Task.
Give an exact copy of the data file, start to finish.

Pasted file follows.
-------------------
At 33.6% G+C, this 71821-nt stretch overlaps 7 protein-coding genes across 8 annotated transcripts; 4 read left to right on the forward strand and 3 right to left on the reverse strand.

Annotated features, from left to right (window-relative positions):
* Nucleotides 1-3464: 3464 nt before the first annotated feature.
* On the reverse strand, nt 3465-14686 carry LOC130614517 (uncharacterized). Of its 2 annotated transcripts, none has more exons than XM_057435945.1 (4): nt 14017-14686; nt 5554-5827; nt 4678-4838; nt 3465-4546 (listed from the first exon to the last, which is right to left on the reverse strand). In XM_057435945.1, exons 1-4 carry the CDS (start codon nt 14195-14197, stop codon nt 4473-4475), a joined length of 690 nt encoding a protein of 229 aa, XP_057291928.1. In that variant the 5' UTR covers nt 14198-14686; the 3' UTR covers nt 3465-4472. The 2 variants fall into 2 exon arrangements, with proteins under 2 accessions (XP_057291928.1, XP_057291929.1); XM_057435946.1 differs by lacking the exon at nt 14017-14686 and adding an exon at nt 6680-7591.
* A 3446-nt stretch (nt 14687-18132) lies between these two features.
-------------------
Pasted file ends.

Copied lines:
At 33.6% G+C, this 71821-nt stretch overlaps 7 protein-coding genes across 8 annotated transcripts; 4 read left to right on the forward strand and 3 right to left on the reverse strand.

Annotated features, from left to right (window-relative positions):
* Nucleotides 1-3464: 3464 nt before the first annotated feature.
* On the reverse strand, nt 3465-14686 carry LOC130614517 (uncharacterized). Of its 2 annotated transcripts, none has more exons than XM_057435945.1 (4): nt 14017-14686; nt 5554-5827; nt 4678-4838; nt 3465-4546 (listed from the first exon to the last, which is right to left on the reverse strand). In XM_057435945.1, exons 1-4 carry the CDS (start codon nt 14195-14197, stop codon nt 4473-4475), a joined length of 690 nt encoding a protein of 229 aa, XP_057291928.1. In that variant the 5' UTR covers nt 14198-14686; the 3' UTR covers nt 3465-4472. The 2 variants fall into 2 exon arrangements, with proteins under 2 accessions (XP_057291928.1, XP_057291929.1); XM_057435946.1 differs by lacking the exon at nt 14017-14686 and adding an exon at nt 6680-7591.
* A 3446-nt stretch (nt 14687-18132) lies between these two features.